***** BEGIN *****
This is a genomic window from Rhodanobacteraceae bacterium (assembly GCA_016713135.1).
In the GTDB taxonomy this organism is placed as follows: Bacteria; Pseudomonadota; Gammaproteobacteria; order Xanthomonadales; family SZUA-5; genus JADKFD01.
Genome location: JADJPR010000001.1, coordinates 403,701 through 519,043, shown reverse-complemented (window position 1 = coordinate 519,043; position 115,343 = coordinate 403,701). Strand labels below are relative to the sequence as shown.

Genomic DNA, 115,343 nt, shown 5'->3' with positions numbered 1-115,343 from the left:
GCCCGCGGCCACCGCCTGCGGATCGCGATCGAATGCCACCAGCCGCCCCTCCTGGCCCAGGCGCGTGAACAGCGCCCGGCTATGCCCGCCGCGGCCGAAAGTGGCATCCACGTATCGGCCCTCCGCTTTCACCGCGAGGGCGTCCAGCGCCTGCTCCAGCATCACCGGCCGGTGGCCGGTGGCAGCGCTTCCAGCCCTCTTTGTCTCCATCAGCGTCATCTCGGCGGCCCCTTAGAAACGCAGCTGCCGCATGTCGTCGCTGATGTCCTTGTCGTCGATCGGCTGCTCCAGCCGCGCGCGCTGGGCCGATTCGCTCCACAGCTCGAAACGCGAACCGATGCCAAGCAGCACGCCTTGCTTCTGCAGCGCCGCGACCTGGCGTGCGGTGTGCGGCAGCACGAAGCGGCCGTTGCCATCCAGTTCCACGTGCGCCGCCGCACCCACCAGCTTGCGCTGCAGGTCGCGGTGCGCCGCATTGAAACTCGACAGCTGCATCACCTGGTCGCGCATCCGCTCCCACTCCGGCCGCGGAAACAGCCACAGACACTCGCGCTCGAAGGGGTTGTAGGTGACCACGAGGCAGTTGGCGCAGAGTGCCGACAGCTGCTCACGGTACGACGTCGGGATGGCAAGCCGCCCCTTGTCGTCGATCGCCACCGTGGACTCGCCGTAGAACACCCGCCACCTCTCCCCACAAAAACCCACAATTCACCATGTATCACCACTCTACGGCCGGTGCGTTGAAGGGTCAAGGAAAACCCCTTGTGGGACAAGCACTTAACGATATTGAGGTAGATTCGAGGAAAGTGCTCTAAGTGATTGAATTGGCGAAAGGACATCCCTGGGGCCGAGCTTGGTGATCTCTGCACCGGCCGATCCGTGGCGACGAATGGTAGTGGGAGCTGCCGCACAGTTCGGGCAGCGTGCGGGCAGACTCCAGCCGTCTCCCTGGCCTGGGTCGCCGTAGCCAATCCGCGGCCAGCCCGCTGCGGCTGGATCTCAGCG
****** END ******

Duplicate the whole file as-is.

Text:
This is a genomic window from Rhodanobacteraceae bacterium (assembly GCA_016713135.1).
In the GTDB taxonomy this organism is placed as follows: Bacteria; Pseudomonadota; Gammaproteobacteria; order Xanthomonadales; family SZUA-5; genus JADKFD01.
Genome location: JADJPR010000001.1, coordinates 403,701 through 519,043, shown reverse-complemented (window position 1 = coordinate 519,043; position 115,343 = coordinate 403,701). Strand labels below are relative to the sequence as shown.

Genomic DNA, 115,343 nt, shown 5'->3' with positions numbered 1-115,343 from the left:
GCCCGCGGCCACCGCCTGCGGATCGCGATCGAATGCCACCAGCCGCCCCTCCTGGCCCAGGCGCGTGAACAGCGCCCGGCTATGCCCGCCGCGGCCGAAAGTGGCATCCACGTATCGGCCCTCCGCTTTCACCGCGAGGGCGTCCAGCGCCTGCTCCAGCATCACCGGCCGGTGGCCGGTGGCAGCGCTTCCAGCCCTCTTTGTCTCCATCAGCGTCATCTCGGCGGCCCCTTAGAAACGCAGCTGCCGCATGTCGTCGCTGATGTCCTTGTCGTCGATCGGCTGCTCCAGCCGCGCGCGCTGGGCCGATTCGCTCCACAGCTCGAAACGCGAACCGATGCCAAGCAGCACGCCTTGCTTCTGCAGCGCCGCGACCTGGCGTGCGGTGTGCGGCAGCACGAAGCGGCCGTTGCCATCCAGTTCCACGTGCGCCGCCGCACCCACCAGCTTGCGCTGCAGGTCGCGGTGCGCCGCATTGAAACTCGACAGCTGCATCACCTGGTCGCGCATCCGCTCCCACTCCGGCCGCGGAAACAGCCACAGACACTCGCGCTCGAAGGGGTTGTAGGTGACCACGAGGCAGTTGGCGCAGAGTGCCGACAGCTGCTCACGGTACGACGTCGGGATGGCAAGCCGCCCCTTGTCGTCGATCGCCACCGTGGACTCGCCGTAGAACACCCGCCACCTCTCCCCACAAAAACCCACAATTCACCATGTATCACCACTCTACGGCCGGTGCGTTGAAGGGTCAAGGAAAACCCCTTGTGGGACAAGCACTTAACGATATTGAGGTAGATTCGAGGAAAGTGCTCTAAGTGATTGAATTGGCGAAAGGACATCCCTGGGGCCGAGCTTGGTGATCTCTGCACCGGCCGATCCGTGGCGACGAATGGTAGTGGGAGCTGCCGCACAGTTCGGGCAGCGTGCGGGCAGACTCCAGCCGTCTCCCTGGCCTGGGTCGCCGTAGCCAATCCGCGGCCAGCCCGCTGCGGCTGGATCTCAGCG